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Scheduling the ACC if Notre Dame were to join
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random asian guy Offline
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Post: #101
RE: Scheduling the ACC if Notre Dame were to join
(11-18-2020 06:34 AM)XLance Wrote:  
(11-14-2020 04:30 PM)Hokie Mark Wrote:  
(11-14-2020 10:37 AM)domer1978 Wrote:  Tennessee? Oh hell why not Alabama? Or Southern Cal to open up the west coast? Both of those are as likely as Tennessee.

I'd like to see the ACC add Penn State, Ohio State, Tennessee, Georgia, Florida and Auburn. Kneecap both the Big Ten and the SEC.
07-coffee3

Of course the ACC would do the right thing and offer trade-ins to the SEC for the top three teams on Statefan's list.

Florida State for Florida
Miami for Vanderbilt
Louisville for South Carolina

Pitt for Maryland as a trade-in to the B1G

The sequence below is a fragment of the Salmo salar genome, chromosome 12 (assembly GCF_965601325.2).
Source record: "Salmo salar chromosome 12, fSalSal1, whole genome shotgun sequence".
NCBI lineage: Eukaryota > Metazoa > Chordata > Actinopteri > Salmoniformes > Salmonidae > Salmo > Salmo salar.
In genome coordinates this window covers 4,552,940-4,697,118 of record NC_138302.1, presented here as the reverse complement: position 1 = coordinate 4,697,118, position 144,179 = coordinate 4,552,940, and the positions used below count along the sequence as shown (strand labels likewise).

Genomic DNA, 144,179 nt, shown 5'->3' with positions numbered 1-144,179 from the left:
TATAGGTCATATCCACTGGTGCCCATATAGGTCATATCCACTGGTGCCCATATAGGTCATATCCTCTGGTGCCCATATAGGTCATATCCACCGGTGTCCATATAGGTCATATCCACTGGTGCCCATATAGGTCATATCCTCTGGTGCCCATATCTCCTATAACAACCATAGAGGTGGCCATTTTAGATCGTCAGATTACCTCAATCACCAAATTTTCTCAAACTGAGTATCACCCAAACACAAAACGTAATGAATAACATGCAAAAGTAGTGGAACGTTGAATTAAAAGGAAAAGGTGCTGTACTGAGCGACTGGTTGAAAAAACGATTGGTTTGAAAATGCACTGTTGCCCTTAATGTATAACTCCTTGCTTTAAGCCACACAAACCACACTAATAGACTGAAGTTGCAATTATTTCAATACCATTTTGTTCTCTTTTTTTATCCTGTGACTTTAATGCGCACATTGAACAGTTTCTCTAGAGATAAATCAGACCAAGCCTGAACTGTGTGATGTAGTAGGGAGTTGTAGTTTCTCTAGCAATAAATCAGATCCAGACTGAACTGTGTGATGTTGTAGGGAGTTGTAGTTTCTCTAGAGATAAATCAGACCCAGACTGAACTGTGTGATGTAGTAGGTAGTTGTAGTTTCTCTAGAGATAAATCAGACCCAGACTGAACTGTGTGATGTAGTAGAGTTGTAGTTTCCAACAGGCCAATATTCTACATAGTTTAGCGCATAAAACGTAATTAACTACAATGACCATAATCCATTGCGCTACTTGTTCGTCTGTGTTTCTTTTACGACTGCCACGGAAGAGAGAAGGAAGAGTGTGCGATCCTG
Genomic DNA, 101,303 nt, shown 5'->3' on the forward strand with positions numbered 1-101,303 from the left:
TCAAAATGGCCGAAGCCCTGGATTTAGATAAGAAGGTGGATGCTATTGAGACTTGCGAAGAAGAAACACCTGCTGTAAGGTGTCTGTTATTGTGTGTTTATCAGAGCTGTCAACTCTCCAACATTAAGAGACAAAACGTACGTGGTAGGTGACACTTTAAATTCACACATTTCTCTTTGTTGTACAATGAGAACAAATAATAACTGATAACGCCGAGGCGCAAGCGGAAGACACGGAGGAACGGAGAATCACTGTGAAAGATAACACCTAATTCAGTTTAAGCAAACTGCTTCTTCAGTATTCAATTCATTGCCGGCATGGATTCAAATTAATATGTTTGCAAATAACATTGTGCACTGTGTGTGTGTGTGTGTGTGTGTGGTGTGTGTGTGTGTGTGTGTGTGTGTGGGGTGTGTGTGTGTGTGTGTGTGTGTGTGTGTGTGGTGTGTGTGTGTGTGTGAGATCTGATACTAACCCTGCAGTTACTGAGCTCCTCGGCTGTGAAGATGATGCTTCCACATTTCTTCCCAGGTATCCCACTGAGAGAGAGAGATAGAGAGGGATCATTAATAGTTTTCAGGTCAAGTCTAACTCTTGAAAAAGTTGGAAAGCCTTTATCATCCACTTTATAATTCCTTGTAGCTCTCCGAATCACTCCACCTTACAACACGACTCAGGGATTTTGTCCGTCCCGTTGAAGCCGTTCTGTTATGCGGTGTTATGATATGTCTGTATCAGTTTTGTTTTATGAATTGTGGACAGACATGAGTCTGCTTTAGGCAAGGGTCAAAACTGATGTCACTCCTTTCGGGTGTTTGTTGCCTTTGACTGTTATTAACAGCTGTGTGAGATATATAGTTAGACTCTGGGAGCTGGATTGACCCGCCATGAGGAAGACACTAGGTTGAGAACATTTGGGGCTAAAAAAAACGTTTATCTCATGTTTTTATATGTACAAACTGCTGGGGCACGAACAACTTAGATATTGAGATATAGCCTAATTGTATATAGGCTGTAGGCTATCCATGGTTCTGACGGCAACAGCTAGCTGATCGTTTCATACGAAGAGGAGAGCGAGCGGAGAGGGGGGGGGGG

Excuse Syracuse and Boston College and end up with a stellar 12 team league.

Do you want to get rid of six current members? Also UMCP dumped the ACC. Why do you want back the ex wife who cheated?
11-18-2020 11:35 AM
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domer1978 Online
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Post: #102
RE: Scheduling the ACC if Notre Dame were to join
Well now we have entered the land of fantasy.
11-18-2020 11:47 AM
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Kaplony Offline
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Post: #103
RE: Scheduling the ACC if Notre Dame were to join
(11-18-2020 11:47 AM)domer1978 Wrote:  Well now we have entered the land of delusion.

FIFY
11-18-2020 02:30 PM
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Statefan Offline